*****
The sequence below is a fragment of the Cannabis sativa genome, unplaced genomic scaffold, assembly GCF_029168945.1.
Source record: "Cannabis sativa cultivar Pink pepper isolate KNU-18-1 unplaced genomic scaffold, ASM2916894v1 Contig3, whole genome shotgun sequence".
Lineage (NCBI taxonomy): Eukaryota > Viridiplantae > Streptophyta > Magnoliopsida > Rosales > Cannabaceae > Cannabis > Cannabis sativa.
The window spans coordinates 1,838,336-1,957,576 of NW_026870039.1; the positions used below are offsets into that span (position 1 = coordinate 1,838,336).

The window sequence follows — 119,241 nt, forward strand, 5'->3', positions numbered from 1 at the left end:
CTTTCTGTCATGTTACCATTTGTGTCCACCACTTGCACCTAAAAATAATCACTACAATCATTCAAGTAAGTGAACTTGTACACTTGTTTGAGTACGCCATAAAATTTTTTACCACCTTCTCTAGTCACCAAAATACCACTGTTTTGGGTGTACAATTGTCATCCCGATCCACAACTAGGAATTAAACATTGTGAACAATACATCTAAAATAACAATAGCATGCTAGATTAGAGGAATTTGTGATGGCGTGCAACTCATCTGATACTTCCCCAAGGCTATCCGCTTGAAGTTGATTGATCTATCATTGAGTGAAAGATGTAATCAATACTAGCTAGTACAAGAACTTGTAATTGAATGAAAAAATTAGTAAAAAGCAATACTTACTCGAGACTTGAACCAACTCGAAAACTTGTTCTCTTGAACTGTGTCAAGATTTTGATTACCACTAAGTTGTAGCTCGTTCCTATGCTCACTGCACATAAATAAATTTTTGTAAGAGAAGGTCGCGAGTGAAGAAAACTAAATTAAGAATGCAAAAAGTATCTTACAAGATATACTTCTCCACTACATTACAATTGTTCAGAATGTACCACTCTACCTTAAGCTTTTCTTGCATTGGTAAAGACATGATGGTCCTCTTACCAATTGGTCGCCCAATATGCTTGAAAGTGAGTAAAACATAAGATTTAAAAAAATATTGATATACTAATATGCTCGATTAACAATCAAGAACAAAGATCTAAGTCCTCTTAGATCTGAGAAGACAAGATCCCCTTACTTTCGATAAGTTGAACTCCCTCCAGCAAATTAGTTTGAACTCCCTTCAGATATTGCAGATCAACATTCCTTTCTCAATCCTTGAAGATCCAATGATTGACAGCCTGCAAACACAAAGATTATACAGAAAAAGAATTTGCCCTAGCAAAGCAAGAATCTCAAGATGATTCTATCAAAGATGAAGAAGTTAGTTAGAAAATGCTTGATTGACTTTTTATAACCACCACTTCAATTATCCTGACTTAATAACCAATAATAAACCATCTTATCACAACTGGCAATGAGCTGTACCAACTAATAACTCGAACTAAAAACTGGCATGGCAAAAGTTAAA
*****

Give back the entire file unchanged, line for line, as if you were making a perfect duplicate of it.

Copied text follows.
The sequence below is a fragment of the Cannabis sativa genome, unplaced genomic scaffold, assembly GCF_029168945.1.
Source record: "Cannabis sativa cultivar Pink pepper isolate KNU-18-1 unplaced genomic scaffold, ASM2916894v1 Contig3, whole genome shotgun sequence".
Lineage (NCBI taxonomy): Eukaryota > Viridiplantae > Streptophyta > Magnoliopsida > Rosales > Cannabaceae > Cannabis > Cannabis sativa.
The window spans coordinates 1,838,336-1,957,576 of NW_026870039.1; the positions used below are offsets into that span (position 1 = coordinate 1,838,336).

The window sequence follows — 119,241 nt, forward strand, 5'->3', positions numbered from 1 at the left end:
CTTTCTGTCATGTTACCATTTGTGTCCACCACTTGCACCTAAAAATAATCACTACAATCATTCAAGTAAGTGAACTTGTACACTTGTTTGAGTACGCCATAAAATTTTTTACCACCTTCTCTAGTCACCAAAATACCACTGTTTTGGGTGTACAATTGTCATCCCGATCCACAACTAGGAATTAAACATTGTGAACAATACATCTAAAATAACAATAGCATGCTAGATTAGAGGAATTTGTGATGGCGTGCAACTCATCTGATACTTCCCCAAGGCTATCCGCTTGAAGTTGATTGATCTATCATTGAGTGAAAGATGTAATCAATACTAGCTAGTACAAGAACTTGTAATTGAATGAAAAAATTAGTAAAAAGCAATACTTACTCGAGACTTGAACCAACTCGAAAACTTGTTCTCTTGAACTGTGTCAAGATTTTGATTACCACTAAGTTGTAGCTCGTTCCTATGCTCACTGCACATAAATAAATTTTTGTAAGAGAAGGTCGCGAGTGAAGAAAACTAAATTAAGAATGCAAAAAGTATCTTACAAGATATACTTCTCCACTACATTACAATTGTTCAGAATGTACCACTCTACCTTAAGCTTTTCTTGCATTGGTAAAGACATGATGGTCCTCTTACCAATTGGTCGCCCAATATGCTTGAAAGTGAGTAAAACATAAGATTTAAAAAAATATTGATATACTAATATGCTCGATTAACAATCAAGAACAAAGATCTAAGTCCTCTTAGATCTGAGAAGACAAGATCCCCTTACTTTCGATAAGTTGAACTCCCTCCAGCAAATTAGTTTGAACTCCCTTCAGATATTGCAGATCAACATTCCTTTCTCAATCCTTGAAGATCCAATGATTGACAGCCTGCAAACACAAAGATTATACAGAAAAAGAATTTGCCCTAGCAAAGCAAGAATCTCAAGATGATTCTATCAAAGATGAAGAAGTTAGTTAGAAAATGCTTGATTGACTTTTTATAACCACCACTTCAATTATCCTGACTTAATAACCAATAATAAACCATCTTATCACAACTGGCAATGAGCTGTACCAACTAATAACTCGAACTAAAAACTGGCATGGCAAAAGTTAAA